CAS  PubMed  Google Scholar 

  22. 22

    Balmer SE, Wharton BA 1989 Diet and faecal flora in the newborn: breast milk and infant formula. Arch Dis Child 64: 1672–1677

    CAS  Article  Google Scholar 

  23. 23

    Kuhn I, Tullus K, Möllby R 1986 Colonization and persistence of Escherichia coli phenotypes in the intestines of children aged 0 to 18 months. Infection 14: 7–12

    CAS  Article  Google Scholar 

  24. 24

    Tullus K, Kallenius G, Mollby R 1988 Faecal colonization with P-fimbriated Escherichia coli between 0 and 18 months of age. Epidemiol Infect 100: 185–191

    CAS  Article  Google Scholar 

  25. 25

    Gothefors L, Carlsson B, Ahlstedt S, Hanson LA, Winberg J 1976 Influence of maternal gut flora and colostral and cord serum antibodies on presence of Escherichia coli in faeces of the newborn infant. Acta Paediatr Scand 65: 225–232

    CAS  Article  Google Scholar 

  26. 26

    Kearns AM, Freeman R, Lightfoot NF 1995 Nosocomial enterococci: resistance to heat and sodium hypochlorite. J Hosp Infect 30: 193–199

    CAS  Article  Google Scholar 

  27. 27

    Wilson KH 1993 The microecology of Clostridium difficile. Clin Infect Dis 16( suppl 4): S214–S218

    Article  Google Scholar 

  28. 28

    Balmer SE, Scott PH, Wharton BA 1989 Diet and faecal flora in the newborn: lactoferrin. Arch Dis Child 64: 1685–1690

    CAS  Article  Google Scholar 

  29. 29

    Lennox-King SM, O'Farrell SM, Bettelheim KA, Shooter RA 1976 Colonization of caesarean section babies by Escherichia coli. Infection 4: 134–138

    CAS  Article  Google Scholar 

  30. 30

    Rotimi VO, Olowe SA, Ahmed I 1985 The development of bacterial flora of premature neonates. J Hyg (Lond) 94: 309–318

    CAS  Article  Google Scholar 

  31. 31

    Tullus K, Aronsson B, Marcus S, Mollby R 1989 Intestinal colonization with Clostridium difficile in infants up to 18 months of age. Eur J Clin Microbiol Infect Dis 8: 390–393

    CAS  Article  Google Scholar 

  32. 32

    Swedish Strategic Programme for the Rational Use of Antimicrobial Agents and Surveillance of Resistance. Available at:

  33. 33

    Kallman J, Kihlstrom E, Sjoberg L, Schollin J 1997 Increase of staphylococci in neonatal septicaemia: a fourteen-year study. Acta Paediatr 86: 533–538

    CAS  Article  Google Scholar 

  34. 34

    Hessle C, Andersson B, Wold AE 2000 Gram-positive bacteria are potent inducers of monocytic interleukin-12 (IL-12) while Gram-negative bacteria preferentially stimulate IL-10 production. Infect Immun 68: 3581–3586

    CAS  Article  Google Scholar 

  35. 35

    Kauffman F 1969 The Bacteriology of Enterobacteriaceae. 2nd Ed. Munkgaard, Copenhagen, pp 362–363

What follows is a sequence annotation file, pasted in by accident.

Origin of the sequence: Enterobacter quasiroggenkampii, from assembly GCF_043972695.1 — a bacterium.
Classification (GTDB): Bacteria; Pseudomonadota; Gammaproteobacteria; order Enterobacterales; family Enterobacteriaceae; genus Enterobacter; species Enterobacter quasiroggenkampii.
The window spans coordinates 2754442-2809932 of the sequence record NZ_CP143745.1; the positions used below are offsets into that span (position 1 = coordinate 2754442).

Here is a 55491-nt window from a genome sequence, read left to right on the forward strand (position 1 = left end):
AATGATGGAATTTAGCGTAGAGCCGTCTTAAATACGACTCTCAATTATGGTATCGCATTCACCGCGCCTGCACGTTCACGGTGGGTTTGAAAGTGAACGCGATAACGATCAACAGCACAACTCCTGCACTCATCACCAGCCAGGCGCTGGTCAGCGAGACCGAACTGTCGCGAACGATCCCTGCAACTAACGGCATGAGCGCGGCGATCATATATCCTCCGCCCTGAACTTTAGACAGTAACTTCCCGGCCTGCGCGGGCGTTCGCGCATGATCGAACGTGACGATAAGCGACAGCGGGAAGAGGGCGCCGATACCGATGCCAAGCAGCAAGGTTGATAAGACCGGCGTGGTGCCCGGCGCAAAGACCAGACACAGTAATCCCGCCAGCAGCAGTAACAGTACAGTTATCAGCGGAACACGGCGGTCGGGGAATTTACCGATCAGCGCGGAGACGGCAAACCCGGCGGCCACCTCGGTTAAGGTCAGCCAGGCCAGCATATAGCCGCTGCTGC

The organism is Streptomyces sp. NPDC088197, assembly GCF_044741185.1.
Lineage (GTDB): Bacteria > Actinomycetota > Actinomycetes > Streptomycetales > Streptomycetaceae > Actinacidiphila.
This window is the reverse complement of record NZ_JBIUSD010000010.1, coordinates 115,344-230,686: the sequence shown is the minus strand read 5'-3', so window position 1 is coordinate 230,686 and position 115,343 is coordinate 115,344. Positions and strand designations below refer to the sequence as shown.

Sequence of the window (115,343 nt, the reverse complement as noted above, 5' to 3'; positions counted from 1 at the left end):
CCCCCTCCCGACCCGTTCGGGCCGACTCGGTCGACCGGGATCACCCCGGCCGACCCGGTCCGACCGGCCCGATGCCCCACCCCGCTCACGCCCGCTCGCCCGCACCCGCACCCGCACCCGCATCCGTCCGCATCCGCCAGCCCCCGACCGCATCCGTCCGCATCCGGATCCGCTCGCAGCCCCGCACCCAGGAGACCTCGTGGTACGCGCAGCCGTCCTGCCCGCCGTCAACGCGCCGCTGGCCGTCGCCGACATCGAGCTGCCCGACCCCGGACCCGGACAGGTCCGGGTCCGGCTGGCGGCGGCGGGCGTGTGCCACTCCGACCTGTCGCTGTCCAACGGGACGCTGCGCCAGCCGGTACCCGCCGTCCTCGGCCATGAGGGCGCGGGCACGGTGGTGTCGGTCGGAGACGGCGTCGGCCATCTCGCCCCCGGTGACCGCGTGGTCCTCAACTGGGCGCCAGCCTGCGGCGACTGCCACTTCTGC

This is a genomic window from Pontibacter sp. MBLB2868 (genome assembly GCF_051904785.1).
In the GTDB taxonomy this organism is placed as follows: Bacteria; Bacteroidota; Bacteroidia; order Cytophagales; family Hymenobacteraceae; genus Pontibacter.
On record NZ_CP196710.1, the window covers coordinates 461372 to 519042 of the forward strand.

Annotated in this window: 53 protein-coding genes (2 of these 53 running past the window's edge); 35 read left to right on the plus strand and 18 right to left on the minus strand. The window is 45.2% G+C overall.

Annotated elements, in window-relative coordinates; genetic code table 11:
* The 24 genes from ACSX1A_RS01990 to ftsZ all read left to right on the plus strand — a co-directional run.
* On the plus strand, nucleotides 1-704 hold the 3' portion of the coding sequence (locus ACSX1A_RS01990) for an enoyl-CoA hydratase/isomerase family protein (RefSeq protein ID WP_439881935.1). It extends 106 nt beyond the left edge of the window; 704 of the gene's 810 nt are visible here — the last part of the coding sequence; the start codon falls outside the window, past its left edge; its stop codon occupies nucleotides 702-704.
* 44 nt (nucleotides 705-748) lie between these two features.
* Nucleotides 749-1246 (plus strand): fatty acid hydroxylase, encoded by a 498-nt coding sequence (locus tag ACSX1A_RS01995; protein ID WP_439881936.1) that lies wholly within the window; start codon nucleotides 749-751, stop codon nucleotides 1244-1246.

36. 36

    Chapman GH 1949 Comparison of Ludlam's medium with Staphylococcus medium number 110 for the isolation of staphylococci that clot blood. J Bacteriol 58: 823

    CAS  PubMed  PubMed Central  Google Scholar 

  37. 37

    Isenberg HD, Goldberg D, Sampson J 1970 Laboratory studies with a selective Enterococcus medium. Appl Microbiol 20: 433–436

    CAS  PubMed  PubMed Central  Google Scholar 

  38. 38

    Livingston SJ, Kominos SD, Yee RB 1978 New medium for selection and presumptive identification of the Bacteroides fragilis group. J Clin Microbiol 7: 448–453

    CAS  PubMed  PubMed Central  Google Scholar 

  39. 39

    Beerens H 1991 Detection of bifidobacteria by using propionic acid as a selective agent. Appl Environ Microbiol 57: 2418–2419

    CAS  PubMed  PubMed Central  Google Scholar 

  40. 40

    George WL, Sutter VL, Citron D, Finegold SM 1979 Selective and differential medium for isolation of Clostridium difficile. J Clin Microbiol 9: 214–219

    CAS  PubMed  PubMed Central  Google Scholar 

Download references


The authors thank Birgitta Åberg for excellent help in collection of samples and with interviews, and all the parents and infants for their contribution. We also thank Eva Ågren, Ingela Kinell, and Jolanta Bonislavska for their skillful technical assistance.

Author information



Corresponding author

Correspondence to Ingegerd Adlerberth.

Additional information

This study was supported by grants from the European Commission (QLK-2000-00538), the Swedish Foundation for Health Care Sciences and Allergy Research, the Asthma and Allergy Foundation, the Cancer and Allergy Foundation, the Swedish Free Masonry Foundation, and the Swedish Medical Research Council.

Rights and permissions

Reprints and Permissions

About this article

Cite this article

Adlerberth, I., Lindberg, E., Åberg, N. et al. Reduced Enterobacterial and Increased Staphylococcal Colonization of the Infantile Bowel: An Effect of Hygienic Lifestyle?. Pediatr Res 59, 96–101 (2006).

Download citation

Further reading